Take It Easy: Safety Tips for Driving with a Trailer
Driving in general can be dangerous. Throw a trailer into the mix and you’re even more at risk for an accident. Driving with a trailer involves extra preparation and awareness. Here are some tips to help keep you and everyone on the road a little safer.
TEST OUT A NEW TRAILER BEFORE HITTING THE ROAD
Whether you are an experienced trailer owner or just bought your first trailer yesterday, it is always a good idea to go to an abandoned parking lot or open area to test drive a new trailer before hitting the road. Take the opportunity to get a feel for the size of the trailer and get a hang of its turning radius and blind spots. Also make sure to look for any small kinks, like a broken taillight. This will help to avoid any issues on the road for you or surrounding drivers.
PROCEED WITH CAUTION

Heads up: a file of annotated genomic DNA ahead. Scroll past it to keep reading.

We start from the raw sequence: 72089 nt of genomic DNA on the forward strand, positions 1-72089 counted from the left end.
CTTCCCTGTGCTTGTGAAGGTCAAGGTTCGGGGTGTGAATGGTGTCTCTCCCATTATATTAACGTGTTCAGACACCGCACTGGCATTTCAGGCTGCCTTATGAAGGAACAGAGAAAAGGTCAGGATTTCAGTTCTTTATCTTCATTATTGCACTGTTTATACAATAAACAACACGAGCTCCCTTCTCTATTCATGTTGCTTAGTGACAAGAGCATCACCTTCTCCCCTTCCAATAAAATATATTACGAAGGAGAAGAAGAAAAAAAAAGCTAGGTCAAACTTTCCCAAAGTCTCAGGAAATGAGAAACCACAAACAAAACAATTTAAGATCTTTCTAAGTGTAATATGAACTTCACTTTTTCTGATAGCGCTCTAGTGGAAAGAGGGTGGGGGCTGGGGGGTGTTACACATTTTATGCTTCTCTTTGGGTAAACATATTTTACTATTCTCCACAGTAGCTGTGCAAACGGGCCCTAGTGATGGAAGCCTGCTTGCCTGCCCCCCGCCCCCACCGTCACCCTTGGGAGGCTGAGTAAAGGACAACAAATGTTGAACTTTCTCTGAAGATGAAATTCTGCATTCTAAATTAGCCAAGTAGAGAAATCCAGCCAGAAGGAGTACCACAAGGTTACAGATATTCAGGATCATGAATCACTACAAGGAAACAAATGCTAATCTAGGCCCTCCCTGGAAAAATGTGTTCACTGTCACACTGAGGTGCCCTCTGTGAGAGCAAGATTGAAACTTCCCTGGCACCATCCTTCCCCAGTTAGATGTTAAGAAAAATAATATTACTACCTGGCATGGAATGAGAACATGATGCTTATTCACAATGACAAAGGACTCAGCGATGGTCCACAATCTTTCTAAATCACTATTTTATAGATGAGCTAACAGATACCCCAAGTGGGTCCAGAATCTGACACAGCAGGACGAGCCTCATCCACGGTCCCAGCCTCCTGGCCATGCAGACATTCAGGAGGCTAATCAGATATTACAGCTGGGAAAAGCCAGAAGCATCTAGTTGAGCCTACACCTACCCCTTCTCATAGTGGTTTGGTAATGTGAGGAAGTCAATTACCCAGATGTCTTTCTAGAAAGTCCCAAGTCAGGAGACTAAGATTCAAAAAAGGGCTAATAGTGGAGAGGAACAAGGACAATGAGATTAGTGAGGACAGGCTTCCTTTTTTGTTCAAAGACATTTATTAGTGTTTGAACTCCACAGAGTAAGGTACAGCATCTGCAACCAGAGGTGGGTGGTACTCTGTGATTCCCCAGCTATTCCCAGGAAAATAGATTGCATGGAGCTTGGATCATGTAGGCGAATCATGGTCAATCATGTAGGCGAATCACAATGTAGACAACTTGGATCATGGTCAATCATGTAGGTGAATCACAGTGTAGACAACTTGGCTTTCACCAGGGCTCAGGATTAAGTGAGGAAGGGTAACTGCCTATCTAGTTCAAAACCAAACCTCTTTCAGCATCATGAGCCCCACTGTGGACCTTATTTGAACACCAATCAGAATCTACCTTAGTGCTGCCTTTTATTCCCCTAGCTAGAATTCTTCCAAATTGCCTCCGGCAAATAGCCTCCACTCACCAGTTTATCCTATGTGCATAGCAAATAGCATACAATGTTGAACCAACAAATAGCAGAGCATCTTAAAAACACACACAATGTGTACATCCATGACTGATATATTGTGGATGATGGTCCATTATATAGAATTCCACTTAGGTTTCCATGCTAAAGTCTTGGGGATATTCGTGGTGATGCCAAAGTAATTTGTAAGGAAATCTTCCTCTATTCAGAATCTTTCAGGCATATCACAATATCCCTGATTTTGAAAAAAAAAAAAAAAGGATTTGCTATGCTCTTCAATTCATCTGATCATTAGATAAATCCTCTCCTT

The fact is, most drivers think trailers are slow and will make impulsive maneuvers to pass them, which creates a dangerous situation for both drivers. So, even after test driving our trailers, take it easy on the road. Drive by the 5 Second Rule, which means waiting five seconds before driving behind someone at the light and stopping earlier when coming to a stop, allowing yourself room to pull up behind a car.
RAIN OR SHINE, BE AWARE OF YOUR SURROUNDINGS
A good driver is not defined by how they drive every day but how they react in a bad situation. When driving a trailer, you need to be aware of blind spots and reckless drivers around you at all times. In tougher conditions, take additional time to make sure the lane next to you is clear before changing over. Avoid changing lanes around bigger packs of cars and stick to the right-hand lane so other vehicles can easily pass. This is essential if your trailer is carrying a boat, as there have been many accidents in the local Fort Myers area where a boat has tipped off a trailer on a turn and, luckily, no one was hurt.
When driving with a trailer, make sure to let yourself be familiar with its feel, turning radius, and blind spots; to take it easy and exercise caution on the road; and to be wary of the area around you, especially in challenging weather. Taking a little more effort to drive safely makes the roads a safer place for everyone.